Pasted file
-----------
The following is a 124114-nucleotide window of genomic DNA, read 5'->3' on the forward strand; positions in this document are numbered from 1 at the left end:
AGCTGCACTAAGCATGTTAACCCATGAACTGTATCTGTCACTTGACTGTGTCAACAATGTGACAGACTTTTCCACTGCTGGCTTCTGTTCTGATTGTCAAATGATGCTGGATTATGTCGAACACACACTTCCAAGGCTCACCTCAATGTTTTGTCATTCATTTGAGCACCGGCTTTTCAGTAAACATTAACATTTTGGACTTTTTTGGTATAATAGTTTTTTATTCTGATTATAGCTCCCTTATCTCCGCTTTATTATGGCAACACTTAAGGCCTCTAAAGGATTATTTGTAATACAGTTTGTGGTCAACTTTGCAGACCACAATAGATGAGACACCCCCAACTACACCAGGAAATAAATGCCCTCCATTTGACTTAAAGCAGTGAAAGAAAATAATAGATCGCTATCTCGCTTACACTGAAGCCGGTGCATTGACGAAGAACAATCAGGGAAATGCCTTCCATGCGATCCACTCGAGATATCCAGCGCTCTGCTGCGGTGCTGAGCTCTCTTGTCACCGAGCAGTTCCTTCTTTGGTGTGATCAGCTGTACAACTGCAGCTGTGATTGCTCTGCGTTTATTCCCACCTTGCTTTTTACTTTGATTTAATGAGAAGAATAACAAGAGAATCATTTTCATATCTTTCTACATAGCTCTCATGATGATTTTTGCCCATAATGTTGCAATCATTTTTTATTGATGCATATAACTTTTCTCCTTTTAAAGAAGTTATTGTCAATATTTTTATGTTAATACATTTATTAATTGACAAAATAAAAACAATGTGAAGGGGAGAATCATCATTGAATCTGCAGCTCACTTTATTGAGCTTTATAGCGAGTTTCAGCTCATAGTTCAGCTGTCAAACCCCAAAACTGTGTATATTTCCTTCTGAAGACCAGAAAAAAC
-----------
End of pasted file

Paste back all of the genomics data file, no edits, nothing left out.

The following is a 124114-nucleotide window of genomic DNA, read 5'->3' on the forward strand; positions in this document are numbered from 1 at the left end:
AGCTGCACTAAGCATGTTAACCCATGAACTGTATCTGTCACTTGACTGTGTCAACAATGTGACAGACTTTTCCACTGCTGGCTTCTGTTCTGATTGTCAAATGATGCTGGATTATGTCGAACACACACTTCCAAGGCTCACCTCAATGTTTTGTCATTCATTTGAGCACCGGCTTTTCAGTAAACATTAACATTTTGGACTTTTTTGGTATAATAGTTTTTTATTCTGATTATAGCTCCCTTATCTCCGCTTTATTATGGCAACACTTAAGGCCTCTAAAGGATTATTTGTAATACAGTTTGTGGTCAACTTTGCAGACCACAATAGATGAGACACCCCCAACTACACCAGGAAATAAATGCCCTCCATTTGACTTAAAGCAGTGAAAGAAAATAATAGATCGCTATCTCGCTTACACTGAAGCCGGTGCATTGACGAAGAACAATCAGGGAAATGCCTTCCATGCGATCCACTCGAGATATCCAGCGCTCTGCTGCGGTGCTGAGCTCTCTTGTCACCGAGCAGTTCCTTCTTTGGTGTGATCAGCTGTACAACTGCAGCTGTGATTGCTCTGCGTTTATTCCCACCTTGCTTTTTACTTTGATTTAATGAGAAGAATAACAAGAGAATCATTTTCATATCTTTCTACATAGCTCTCATGATGATTTTTGCCCATAATGTTGCAATCATTTTTTATTGATGCATATAACTTTTCTCCTTTTAAAGAAGTTATTGTCAATATTTTTATGTTAATACATTTATTAATTGACAAAATAAAAACAATGTGAAGGGGAGAATCATCATTGAATCTGCAGCTCACTTTATTGAGCTTTATAGCGAGTTTCAGCTCATAGTTCAGCTGTCAAACCCCAAAACTGTGTATATTTCCTTCTGAAGACCAGAAAAAAC